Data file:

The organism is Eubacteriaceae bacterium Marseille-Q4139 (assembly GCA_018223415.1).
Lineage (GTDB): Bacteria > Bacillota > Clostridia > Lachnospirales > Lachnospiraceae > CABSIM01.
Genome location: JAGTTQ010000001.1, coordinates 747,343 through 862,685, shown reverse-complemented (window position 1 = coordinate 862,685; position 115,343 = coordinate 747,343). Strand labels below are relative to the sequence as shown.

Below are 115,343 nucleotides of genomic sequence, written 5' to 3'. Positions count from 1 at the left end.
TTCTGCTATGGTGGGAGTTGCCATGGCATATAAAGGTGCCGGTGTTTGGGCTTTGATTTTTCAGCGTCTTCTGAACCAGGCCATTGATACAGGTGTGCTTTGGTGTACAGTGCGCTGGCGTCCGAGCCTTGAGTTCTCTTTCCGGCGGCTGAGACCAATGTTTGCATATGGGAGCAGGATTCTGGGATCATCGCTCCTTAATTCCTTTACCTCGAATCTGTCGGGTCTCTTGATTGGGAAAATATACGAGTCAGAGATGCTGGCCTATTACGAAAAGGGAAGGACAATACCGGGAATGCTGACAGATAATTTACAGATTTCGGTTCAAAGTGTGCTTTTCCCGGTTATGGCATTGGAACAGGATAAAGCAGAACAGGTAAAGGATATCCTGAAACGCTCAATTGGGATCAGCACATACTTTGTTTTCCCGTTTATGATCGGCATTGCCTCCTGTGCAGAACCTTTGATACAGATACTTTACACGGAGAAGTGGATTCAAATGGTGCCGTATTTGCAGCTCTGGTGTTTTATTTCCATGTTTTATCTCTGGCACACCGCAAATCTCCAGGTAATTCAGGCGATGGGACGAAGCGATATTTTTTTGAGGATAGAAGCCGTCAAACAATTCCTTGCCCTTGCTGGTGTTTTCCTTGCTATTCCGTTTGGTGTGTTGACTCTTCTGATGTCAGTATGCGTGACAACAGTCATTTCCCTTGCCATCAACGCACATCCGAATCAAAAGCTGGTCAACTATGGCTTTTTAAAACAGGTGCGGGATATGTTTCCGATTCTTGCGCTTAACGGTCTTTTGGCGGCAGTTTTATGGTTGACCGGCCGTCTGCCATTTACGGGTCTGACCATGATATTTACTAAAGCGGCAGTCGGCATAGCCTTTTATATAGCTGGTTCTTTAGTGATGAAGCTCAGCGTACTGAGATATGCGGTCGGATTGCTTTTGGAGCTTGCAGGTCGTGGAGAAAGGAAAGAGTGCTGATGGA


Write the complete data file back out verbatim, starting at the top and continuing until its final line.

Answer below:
The organism is Eubacteriaceae bacterium Marseille-Q4139 (assembly GCA_018223415.1).
Lineage (GTDB): Bacteria > Bacillota > Clostridia > Lachnospirales > Lachnospiraceae > CABSIM01.
Genome location: JAGTTQ010000001.1, coordinates 747,343 through 862,685, shown reverse-complemented (window position 1 = coordinate 862,685; position 115,343 = coordinate 747,343). Strand labels below are relative to the sequence as shown.

Below are 115,343 nucleotides of genomic sequence, written 5' to 3'. Positions count from 1 at the left end.
TTCTGCTATGGTGGGAGTTGCCATGGCATATAAAGGTGCCGGTGTTTGGGCTTTGATTTTTCAGCGTCTTCTGAACCAGGCCATTGATACAGGTGTGCTTTGGTGTACAGTGCGCTGGCGTCCGAGCCTTGAGTTCTCTTTCCGGCGGCTGAGACCAATGTTTGCATATGGGAGCAGGATTCTGGGATCATCGCTCCTTAATTCCTTTACCTCGAATCTGTCGGGTCTCTTGATTGGGAAAATATACGAGTCAGAGATGCTGGCCTATTACGAAAAGGGAAGGACAATACCGGGAATGCTGACAGATAATTTACAGATTTCGGTTCAAAGTGTGCTTTTCCCGGTTATGGCATTGGAACAGGATAAAGCAGAACAGGTAAAGGATATCCTGAAACGCTCAATTGGGATCAGCACATACTTTGTTTTCCCGTTTATGATCGGCATTGCCTCCTGTGCAGAACCTTTGATACAGATACTTTACACGGAGAAGTGGATTCAAATGGTGCCGTATTTGCAGCTCTGGTGTTTTATTTCCATGTTTTATCTCTGGCACACCGCAAATCTCCAGGTAATTCAGGCGATGGGACGAAGCGATATTTTTTTGAGGATAGAAGCCGTCAAACAATTCCTTGCCCTTGCTGGTGTTTTCCTTGCTATTCCGTTTGGTGTGTTGACTCTTCTGATGTCAGTATGCGTGACAACAGTCATTTCCCTTGCCATCAACGCACATCCGAATCAAAAGCTGGTCAACTATGGCTTTTTAAAACAGGTGCGGGATATGTTTCCGATTCTTGCGCTTAACGGTCTTTTGGCGGCAGTTTTATGGTTGACCGGCCGTCTGCCATTTACGGGTCTGACCATGATATTTACTAAAGCGGCAGTCGGCATAGCCTTTTATATAGCTGGTTCTTTAGTGATGAAGCTCAGCGTACTGAGATATGCGGTCGGATTGCTTTTGGAGCTTGCAGGTCGTGGAGAAAGGAAAGAGTGCTGATGGA